Fischer et al v. Instant Checkmate LLC.

Filing 161

MEMORANDUM Opinion and Order written by the Honorable Gary Feinerman on 7/19/2021.Mailed notice.(jlj, )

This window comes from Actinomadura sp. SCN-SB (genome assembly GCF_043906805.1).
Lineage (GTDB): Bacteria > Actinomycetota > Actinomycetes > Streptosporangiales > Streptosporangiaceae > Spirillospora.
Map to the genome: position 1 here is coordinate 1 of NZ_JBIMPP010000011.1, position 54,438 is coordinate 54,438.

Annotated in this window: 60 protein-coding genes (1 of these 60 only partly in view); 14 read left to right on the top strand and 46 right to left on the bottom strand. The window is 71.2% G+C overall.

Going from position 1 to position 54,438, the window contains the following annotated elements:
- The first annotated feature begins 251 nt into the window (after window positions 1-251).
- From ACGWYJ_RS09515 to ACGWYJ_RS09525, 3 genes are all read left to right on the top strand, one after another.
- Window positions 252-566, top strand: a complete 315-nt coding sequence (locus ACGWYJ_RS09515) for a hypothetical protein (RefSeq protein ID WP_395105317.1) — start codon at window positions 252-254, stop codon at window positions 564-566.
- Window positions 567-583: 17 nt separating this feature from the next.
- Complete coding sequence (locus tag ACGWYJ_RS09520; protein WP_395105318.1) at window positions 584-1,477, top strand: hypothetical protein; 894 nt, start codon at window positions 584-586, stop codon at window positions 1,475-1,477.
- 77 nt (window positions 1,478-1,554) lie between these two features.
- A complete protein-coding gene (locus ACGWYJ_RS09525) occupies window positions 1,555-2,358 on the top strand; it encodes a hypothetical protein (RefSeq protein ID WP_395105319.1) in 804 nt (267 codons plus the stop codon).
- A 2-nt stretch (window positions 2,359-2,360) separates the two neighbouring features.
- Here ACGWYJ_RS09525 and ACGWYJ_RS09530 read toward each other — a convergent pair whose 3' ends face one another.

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Case: 1:19-cv-04892 Document #: 161 Filed: 07/19/21 Page 1 of 13 PageID #:1921 UNITED STATES DISTRICT COURT FOR THE NORTHERN DISTRICT OF ILLINOIS EASTERN DIVISION ROBERT FISCHER, STEPHANIE LUKIS, and TIFFANY ADAMS, individually and on behalf of all others similarly situated, Plaintiffs, vs. INSTANT CHECKMATE LLC, Defendant. ) ) ) ) ) ) ) ) ) ) ) 19 C 4892 Judge Gary Feinerman MEMORANDUM OPINION AND ORDER Robert Fischer and Stephanie Lukis brought this putative class action against Instant Checkmate LLC in the Circuit Court of Cook County, alleging violations of the Illinois Right of Publicity Act (“IRPA”), 765 ILCS 1075/1 et seq. Doc. 1-1. Instant Checkmate removed the suit under the Class Action Fairness Act (“CAFA”), 28 U.S.C. § 1332(d). Doc. 1. Last year, the court denied Instant Checkmate’s motion to dismiss, Docs. 35-36 (reported at 454 F. Supp. 3d 746 (N.D. Ill. 2020)), and later denied its motions for reconsideration, leave to appeal, and summary judgment, Docs. 88-89 (reported at 2020 WL 6287369 (N.D. Ill. Oct. 27, 2020)). Plaintiffs then amended their complaint to add Tiffany Adams as a named plaintiff. Doc. 109. Instant Checkmate moves under the Federal Arbitration Act (“FAA”), 9 U.S.C. § 1 et seq., to compel arbitration of Adams’s claim. Doc. 141. The motion is granted. Background On a motion to compel arbitration, “the evidence of the non-movant is to be believed and all justifiable inferences are to be drawn in [her] favor.” Tinder v. Pinkerton Sec., 305 F.3d 728, 735 (7th Cir. 2002) (internal quotation marks omitted). 1 Case: 1:19-cv-04892 Document #: 161 Filed: 07/19/21 Page 2 of 13 PageID #:1922 Adams joined this suit on December 3, 2020. Doc. 109. At that time, discovery as to Lukis’s and Fischer’s claims was ongoing, and in a joint status report filed days later, the parties “agree[d] that by providing discovery to the original Plaintiffs, [Instant Checkmate] does not waive any rights to raise issues of arbitrability with respect to the newly added Plaintiff[].” Doc. 112 at 2. Instant Checkmate answered the amended complaint on December 17, asserting arbitrability as a defense. Doc. 119 at 17. On January 13, 2021, Instant Checkmate sent Adams an informal discovery request for “all email addresses” she used. Doc. 142-2 at 5. Adams responded days later with one email address. Id. at 2. On January 26, Andrew Johnson, a senior software engineer at Instant Checkmate’s parent company, searched Instant Checkmate’s user database for that address. Doc. 142-11 at ¶ 9. His search revealed that, on August 21, 2013, Adams had entered her name and email address into a registration form on the Instant Checkmate website. Ibid. Adams does not seriously contest this fact. Granted, Adams avers that she “do[es] not recall” going to the website or completing the form in 2013. Doc. 152-1 at ¶ 3. But in opposing the motion to compel, Adams does not contend that Instant Checkmate’s records reflecting that she did complete the form are inaccurate or unreliable. Doc. 152 at 6-7 & n.6. There accordingly is no dispute that Adams entered her name and email on a registration form on the website. Johnson’s declaration provides “a screenshot of a webpage materially identical to the page … Adams would have seen on August 21, 2013,” Doc. 142-11 at ¶ 9, which is reproduced below. The webpage states that “Information on John Doe is Available” and urges the user to “[s]ign up below to gain full access to your report on John Doe.” Ibid. It then asks the user to enter her first name, last name, and email address in certain fields. Ibid. Immediately below 2 Case: 1:19-cv-04892 Document #: 161 Filed: 07/19/21 Page 3 of 13 PageID #:1923 those fields, there is a large button labeled “CONTINUE.” Ibid. Below that button, in a smaller font, the page states: “Already a member? Click here to login.” Ibid. Finally, beneath a gray line in italicized text, the page states: “By clicking ‘Continue’ you represent that you are over 18 years of age and have agreed to our terms of use, privacy policy, and limited license for services and you agree to receive email from” Ibid. The words “terms of use” are in blue text—and Johnson avers that clicking that text activated a hyperlink to Instant Checkmate’s Terms of Use. Doc. 157-1 at ¶ 3. Adams argues that this screenshot is inadmissible because Instant Checkmate does not show that Johnson has the requisite personal knowledge to authenticate it. Doc. 152 at 8-9. Evidence Rule 901 states: “To satisfy the requirement of authenticating or identifying an item of 3 Case: 1:19-cv-04892 Document #: 161 Filed: 07/19/21 Page 4 of 13 PageID #:1924 evidence, the proponent must produce evidence sufficient to support a finding that the item is what the proponent claims it is.” Fed. R. Evid. 901(a). “Authentication can be established in a variety of ways, including by ‘[t]estimony of [a] witness with knowledge … that a matter is what it is claimed to be[,]’ Rule 901(b)(1), and by distinctive characteristics such as ‘[a]ppearance, contents, substance, [or] internal patterns … taken in conjunction with circumstances[,]’ Rule 901(b)(4).” United States v. Dumeisi, 424 F.3d 566, 574 (7th Cir. 2005) (alterations in original). Johnson’s first declaration states that he started work as a software engineer with Instant Checkmate’s parent company in May 2015, Doc. 142-11 at ¶¶ 1-2, and provides little foundation for his knowledge of how the website appeared in August 2013. After Adams objected to the screenshot’s admission, Instant Checkmate submitted another declaration from Johnson, in which he avers: “In my role as a Software Engineer, I regularly review and maintain records associated with users’ historic and current use of the Instant Checkmate website. I also regularly review and maintain records associated with the historic and current design of the Instant Checkmate website.” Doc. 157-1 at ¶ 1. Johnson further avers that “Instant Checkmate has limited historical screenshots of the website.” Id. at ¶ 4. The screenshot is sufficiently authenticated under Rule 901. First, its “appearance” and “contents” tend to suggest that it is genuine, Fed. R. Evid. 901(b)(4), as Instant Checkmate sells its background reports through a subscription service, Doc. 66 at ¶ 8, and, consistent with that fact, the webpage advertises reports “at the low price of $9.86/mo,” Doc. 142-11 at ¶ 9. Moreover, Johnson’s second declaration adequately establishes his personal knowledge of the screenshot’s authenticity. See Fed. R. Evid. 901(b)(1). Website screenshots demand “authentication by someone with personal knowledge of reliability of the archive service from which the screenshots were retrieved.” Specht v. Google Inc., 747 F.3d 929, 933 (7th Cir. 2014). 4 Case: 1:19-cv-04892 Document #: 161 Filed: 07/19/21 Page 5 of 13 PageID #:1925 Johnson’s first declaration may not have cleared that bar, but his second declaration establishes that he “review[s] and maintain[s]” Instant Checkmate’s records of its past website designs. Doc. 157-1 at ¶ 1. That suffices to establish his knowledge of the reliability of Instant Checkmate’s website archive. See Achey v. BMO Harris Bank, N.A., 64 F. Supp. 3d 1170, 1176 (N.D. Ill. 2014) (holding that a loan servicer employee “familiar with [the servicer’s] recordkeeping systems” could authenticate loan documents). Admissible evidence therefore shows that, when Adams entered her name and email on a registration form on Instant Checkmate’s website in August 2013, the webpage stated that clicking “Continue” constituted acceptance of Instant Checkmate’s Terms of Use. (Whether that language had legally binding force will be addressed below.) The Terms of Use at that time included this arbitration agreement: YOU UNDERSTAND AND AGREE THAT ALL CLAIMS, DISPUTES OR CONTROVERSIES BETWEEN YOU AND Instant Checkmate, ITS PARENTS, AFFILIATES, SUBSIDIARIES OR RELATED COMPANIES, INCLUDING, WITHOUT LIMITATION, TORT AND CONTRACT CLAIMS, CLAIMS BASED UPON ANY FEDERAL, STATE OR LOCAL STATUTE, LAW, ORDER, ORDINANCE OR REGULATION, AND THE ISSUE OF ARBITRABILITY, SHALL BE RESOLVED BY THE FINAL AND BINDING ARBITRATION PROCEDURES SET [FORTH] BELOW. Doc. 142-8 at 4, § 11(a). On the question whether arbitrability questions are committed to the court or the arbitrator, the agreement reiterated: “ANY CONTROVERSY CONCERNING WHETHER A DISPUTE IS ARBITRABLE SHALL BE DETERMINED BY THE ARBITRATOR AND NOT BY THE COURT.” Ibid. Instant Checkmate also submits two more recent versions of its Terms of Use, published in 2017 and 2018. Docs. 142-9, 142-10. The more recent versions include similar arbitration agreements, though of a far more limited scope, requiring arbitration only of claims related to the use of Instant Checkmate’s website. Doc. 1429 at 15, § 17(a); Doc. 142-10 at 15, § 17(a). 5 Case: 1:19-cv-04892 Document #: 161 Filed: 07/19/21 Page 6 of 13 PageID #:1926 Returning to the course of this litigation, on February 19, 2021, the parties filed a status report in which Instant Checkmate stated that its “investigation to determine whether it has potential arbitration defenses against … Adams is ongoing.” Doc. 121 at 4. That day, Instant Checkmate served written discovery requests on Adams, which it described as “limited solely to information necessary to evaluate Instant Checkmate’s potential arbitration rights with respect to Adams.” Doc. 142-3 at 2. On March 29, Adams responded with, among other things, a web activity report showing that she visited the Instant Checkmate website on April 24, 2017, December 21, 2017, and July 11, 2019. Doc. 142-1 at ¶ 6; Doc. 147. Instant Checkmate moved to compel arbitration three weeks later. Doc. 141. Discussion Section 2 of the FAA states, in relevant part: A written provision in any … contract evidencing a transaction involving commerce to settle by arbitration a controversy thereafter arising out of such contract or transaction … shall be valid, irrevocable, and enforceable, save upon such grounds as exist at law or in equity for the revocation of any contract. 9 U.S.C. § 2. Section 2 “mandates enforcement of valid, written arbitration agreements,” Tinder, 305 F.3d at 733, and “embodies both a liberal federal policy favoring arbitration and the fundamental principle that arbitration is a matter of contract,” Gore v. Alltel Commc’ns, LLC, 666 F.3d 1027, 1032 (7th Cir. 2012) (internal quotation marks omitted). That said, “because arbitration is a matter of contract, a party cannot be required to submit to arbitration any dispute which he has not agreed so to submit.” Ibid. (internal quotation marks omitted). Accordingly, “[u]nder the FAA, arbitration should be compelled if three elements are present: (1) an enforceable written agreement to arbitrate, (2) a dispute within the scope of the arbitration agreement, and (3) a refusal to arbitrate.” Scheurer v. Fromm Family Foods LLC, 863 F.3d 748, 752 (7th Cir. 2017). 6 Case: 1:19-cv-04892 Document #: 161 Filed: 07/19/21 Page 7 of 13 PageID #:1927 I. Waiver Adams first argues that Instant Checkmate, through its delay in filing the present motion, waived its right to compel arbitration. Doc. 152 at 7-8. “Like any other contractual right, the right to arbitrate can be waived.” Smith v. GC Servs. L.P., 907 F.3d 495, 499 (7th Cir. 2018); see also Auto. Mechs. Loc. 701 Welfare & Pension Funds v. Vanguard Car Rental USA, Inc., 502 F.3d 740, 746 (7th Cir. 2007) (“[T]he choice of an arbitral forum can be waived early in the proceedings, and generally is waived once the party who later wants arbitration chooses a judicial forum.”). “A waiver can be express or implied through action. Either way, the question is whether ‘based on all the circumstances, the party against whom the waiver is to be enforced has acted inconsistently with the right to arbitrate.’” Brickstructures, Inc. v. Coaster Dynamix, Inc., 952 F.3d 887, 891 (7th Cir. 2020) (citation omitted) (quoting Welborn Clinic v. MedQuist, Inc., 301 F.3d 634, 637 (7th Cir. 2002)). Instant Checkmate has not acted inconsistently with its right to arbitrate Adams’s claim. Adams joined the litigation via an amended complaint on December 3, 2020. Doc. 109. Since then, Instant Checkmate’s sole focus as to Adams has been to redirect her claim to arbitration. In a joint status report filed in the immediate wake of the amended complaint, the parties agreed that Instant Checkmate could provide discovery to the original plaintiffs without waiving its right to seek arbitration of Adams’s claim. Doc. 112 at 2. Instant Checkmate then requested Adams’s email address to investigate whether she had registered on its website, discovering on January 26, 2021 that she had done so in August 2013. Doc. 142-11 at ¶ 9. Adams argues that Instant Checkmate at that time should have moved to compel arbitration but that it instead waited until April 16, after the close of fact discovery, to do so. Doc. 152 at 7-8. During that time frame, however, Instant Checkmate continued its exclusive focus on arbitrability. In a joint status report on February 19, Instant Checkmate stated that its 7 Case: 1:19-cv-04892 Document #: 161 Filed: 07/19/21 Page 8 of 13 PageID #:1928 investigation as to arbitration was ongoing. Doc. 121 at 4. That day, it served formal discovery requests on Adams, each related to arbitration rather than the merits of her IRPA claim. Doc. 142-3 at 6-9. On February 26, Instant Checkmate served objections to Plaintiffs’ Rule 30(b)(6) deposition notice, in which it reiterated that it was preserving its right to seek arbitration of Adams’s claim. Doc. 142-4 at p. 4, ¶ 10. Adams responded to Instant Checkmate’s written discovery requests on March 29, Doc. 142-5, and Instant Checkmate moved to compel arbitration less than three weeks later, Doc. 141. None of Instant Checkmate’s actions between December 2020, when the amended complaint was filed, and mid-April 2021, when it moved to compel arbitration, “manifested an intention to resolve the dispute through the processes of [this] federal court.” Cabinetree of Wis., Inc. v. Kraftmaid Cabinetry, Inc., 50 F.3d 388, 390 (7th Cir. 1995). To the contrary, Instant Checkmate did “all it could reasonably have been expected to do to make the earliest feasible determination of whether to proceed judicially or by arbitration.” Smith, 907 F.3d at 499 (quoting Cabinetree, 50 F.3d at 391). There was no waiver. This case stands in sharp contrast to Lukis v. Whitepages Inc., 2021 WL 1600194 (N.D. Ill. Apr. 23, 2021), where the court held that an IRPA defendant in a similar case had waived its right to arbitrate the claim of one of the plaintiffs there, Stephanie Lukis. Id. at *7-9. In this case, as to Adams, Instant Checkmate focused single-mindedly on the arbitration issue from the moment that she joined the litigation. Its discovery requests were narrowly focused on that issue, and it never asked this court to rule on any motion relating to the merits of Adams’s claim. In Lukis, by contrast, Whitepages engaged in general discovery on Lukis’s claim, including oral discovery, and it “filed and the court expended considerable resources deciding two dispositive motions concerning the merits of [the] suit.” Id. at *9. As the court explained in detail, 8 Case: 1:19-cv-04892 Document #: 161 Filed: 07/19/21 Page 9 of 13 PageID #:1929 Whitepages took those actions despite having possessed the records needed to support its arbitration defense. Id. at *7. In sum, when it came to preserving its right to seek arbitration, Instant Checkmate did everything right as to Adams’s claim, while Whitepages substantially and unjustifiably delayed its motion to compel arbitration of Lukis’s claim. II. Merits Turning to the merits of Instant Checkmate’s motion, courts “evaluate agreements to arbitrate under the same standards as any other contract,” Tinder, 305 F.3d at 733, which include “all general principles of state law,” Green v. U.S. Cash Advance Ill., LLC, 724 F.3d 787, 791 (7th Cir. 2013). In particular, “[t]o determine whether a contract’s arbitration clause applies to a given dispute, federal courts apply state-law principles of contract formation.” Gore, 666 F.3d at 1032; see also Faulkenberg v. CB Tax Franchise Sys., LP, 637 F.3d 801, 809 (7th Cir. 2011) (“Whether the parties have validly agreed to arbitrate is governed by state-law principles of contract formation.”). The parties agree that Illinois law governs the issue of contract formation, Doc. 142 at 9-10; Doc. 152 at 2 n.1; Doc. 157 at 6 n.1, so the court will apply Illinois law. “Formation of a contract requires mutual assent in virtually all jurisdictions; Illinois courts use an objective approach to that question.” Sgouros v. TransUnion Corp., 817 F.3d 1029, 1034 (7th Cir. 2016). As applied to online contracting, the question becomes “whether the web pages presented to the consumer adequately communicate all the terms and conditions of the agreement, and whether the circumstances support the assumption that the purchaser receives reasonable notice of those terms.” Ibid. The inquiry is an objective one, measured from the perspective of “a reasonable person in [the consumer’s] shoes.” Id. at 1035; see also Urb. Sites of Chi., LLC v. Crown Castle USA, 979 N.E.2d 480, 496 (Ill. App. 2012) (“Generally, it is the objective manifestation of intent that controls whether a contract has been formed. The subjective understanding of the parties is not required in order for there to be a meeting of the 9 Case: 1:19-cv-04892 Document #: 161 Filed: 07/19/21 Page 10 of 13 PageID #:1930 minds.”) (citation omitted). Because the test is objective, “a party to an internet transaction may lack actual knowledge of additional terms and conditions, [but] nonetheless have constructive knowledge of those terms where the website provides clear and conspicuous notice of them.” Wilson v. Redbox Automated Retail, LLC, 448 F. Supp. 3d 873, 882 (N.D. Ill. 2020). Although Adams apparently visited the Instant Checkmate website several times in recent years, Doc. 147, Instant Checkmate moves to compel arbitration based only on her completing a registration on the website in 2013, Doc. 142 at 10-11. Adams retorts that no contract formed between her and Instant Checkmate because the 2013 webpage did not reasonably communicate that users who registered were assenting to the Terms of Use. Doc. 152 at 1-7. Whether a website gives adequate notice of its terms of use is “a fact-intensive inquiry” turning the specifics of the website at issue. Sgouros, 817 F.3d at 1034-35. In Sgouros, the Seventh Circuit held that no contract had formed because “the web pages on which [the user] completed his purchase contained no clear statement that his purchase was subject to any terms and conditions of sale.” Id. at 1035. The terms were available on the webpage, but nothing on the page informed the user that clicking through signified assent to the terms. Ibid. In so holding, the Seventh Circuit distinguished Hubbert v. Dell Corp., 835 N.E.2d 113 (Ill. App. 2005), which held that a contract had formed where the website stated that “[a]ll sales are subject to [the vendor’s] Term[s] and Conditions of Sale” and those terms were hyperlinked on each page. Id. at 121-22. Sgouros and Hubbert turn primarily on whether the webpage explicitly told the user that she was agreeing to the terms by taking a specified action—in those cases, by making a purchase. Instant Checkmate’s registration page satisfied that criterion, as it stated: “By clicking ‘Continue’ you represent that you … have agreed to our terms of use … .” Doc. 142-11 at ¶ 9. 10 Case: 1:19-cv-04892 Document #: 161 Filed: 07/19/21 Page 11 of 13 PageID #:1931 Adams argues that the webpage nonetheless failed to deliver reasonable notice of the Terms because: (1) that statement was below the “Continue” button rather than above it; (2) users were not told to read the fine print below; and (3) other elements of the webpage, such as a gray line between the button and the text, discouraged users from reading onward. Doc. 152 at 3-4. In support, Adams cites the district court’s decision in Wilson, which held that extra graphics between a “Pay Now” button and the disclosure that clicking “Pay Now” constituted assent to terms of use “ha[d] the effect of diverting the customer’s attention from the Terms of Use and accompanying disclosure.” 448 F. Supp. 3d at 884. Even granting that Wilson was correctly decided, no categorical rule prohibits providing notice of terms of service below rather than above the part of the webpage on which the user clicks. For instance, Acaley v. Vimeo, Inc., 464 F. Supp. 3d 959 (N.D. Ill. 2020), held that a contract formed even though the phrase “[b]y continuing I agree to the terms” appeared in small font below the button to continue the registration process. Id. at 963, 966. In the end, decisions addressing differently constructed websites do not answer the dispositive question: “whether the circumstances support the assumption that the [user] receive[d] reasonable notice of [the] terms.” Sgouros, 817 F.3d at 1034. Here, the answer is yes. The disclosure of the Terms of Use was certainly not the most prominent feature of Instant Checkmate’s registration webpage, but the page provided reasonable notice, unambiguously referring to the Terms in legible text and providing easy access for users who cared to read further. As in the pre-digital world, internet users “are free to sign legal documents without reading them, but the documents are binding whether read or not.” Novitsky v. Am. Consulting Eng’rs, L.L.C., 196 F.3d 699, 702 (7th Cir. 1999). When Adams entered her information on the registration form and clicked “Continue,” she assented to the Terms. 11 Case: 1:19-cv-04892 Document #: 161 Filed: 07/19/21 Page 12 of 13 PageID #:1932 The court holds only that Adams assented to the arbitration agreement found in the 2013 version of the Terms of Use; it does not hold that her claim falls within the agreement’s scope, as the agreement delegates that arbitrability issue to the arbitrator. Doc. 142-8 at 4, § 11(a); see Rent-A-Center, West, Inc. v. Jackson, 561 U.S. 63, 68-69 (2010) (“[P]arties can agree to arbitrate ‘gateway’ questions of ‘arbitrability,’ such as whether the parties have agreed to arbitrate or whether their agreement covers a particular controversy.”). Nor does the court decide whether, as Instant Checkmate argues, Doc. 142 at 12, Adams’s visits to its website in 2017 and 2019 establish her assent to the more recent versions of the Terms of Use. The resolution of that question could affect whether Adams’s claim is subject to arbitration, as the more recent versions of the Terms narrow the class of disputes subject to arbitration. Conclusion Instant Checkmate’s motion to compel arbitration is granted. If Adams wishes to pursue her claim against Instant Checkmate, she must do so in arbitration, where the arbitrator will determine whether her claim is arbitrable and, if so, will resolve it on the merits. This suit is stayed as to Adams’s claim pending resolution of the arbitration. See Halim v. Great Gatsby’s Auction Gallery, Inc., 516 F.3d 557, 561 (7th Cir. 2008) (“As this Court has noted on numerous occasions, the proper course of action when a party seeks to invoke an arbitration clause is to stay the proceedings rather than to dismiss outright.”) (internal quotation marks omitted); IDS Life Ins. Co. v. SunAmerica, Inc., 103 F.3d 524, 528 (7th Cir. 1996) (“In a suit ‘upon any issue referable to arbitration under an agreement in writing for such arbitration,’ the court, upon determining that the issue involved in the suit is indeed referable to arbitration, shall upon application of a party stay the judicial proceeding.”) (quoting 9 U.S.C. § 3); Kroll v. Doctor’s Assocs., Inc., 3 F.3d 1167, 1171 (7th Cir. 1993) (holding that 9 U.S.C. § 3 “plainly requires that a 12 Case: 1:19-cv-04892 Document #: 161 Filed: 07/19/21 Page 13 of 13 PageID #:1933 district court stay litigation where issues presented in the litigation are the subject of an arbitration agreement”) (internal quotation marks and emphasis omitted). July 19, 2021 ___________________________________ United States District Judge 13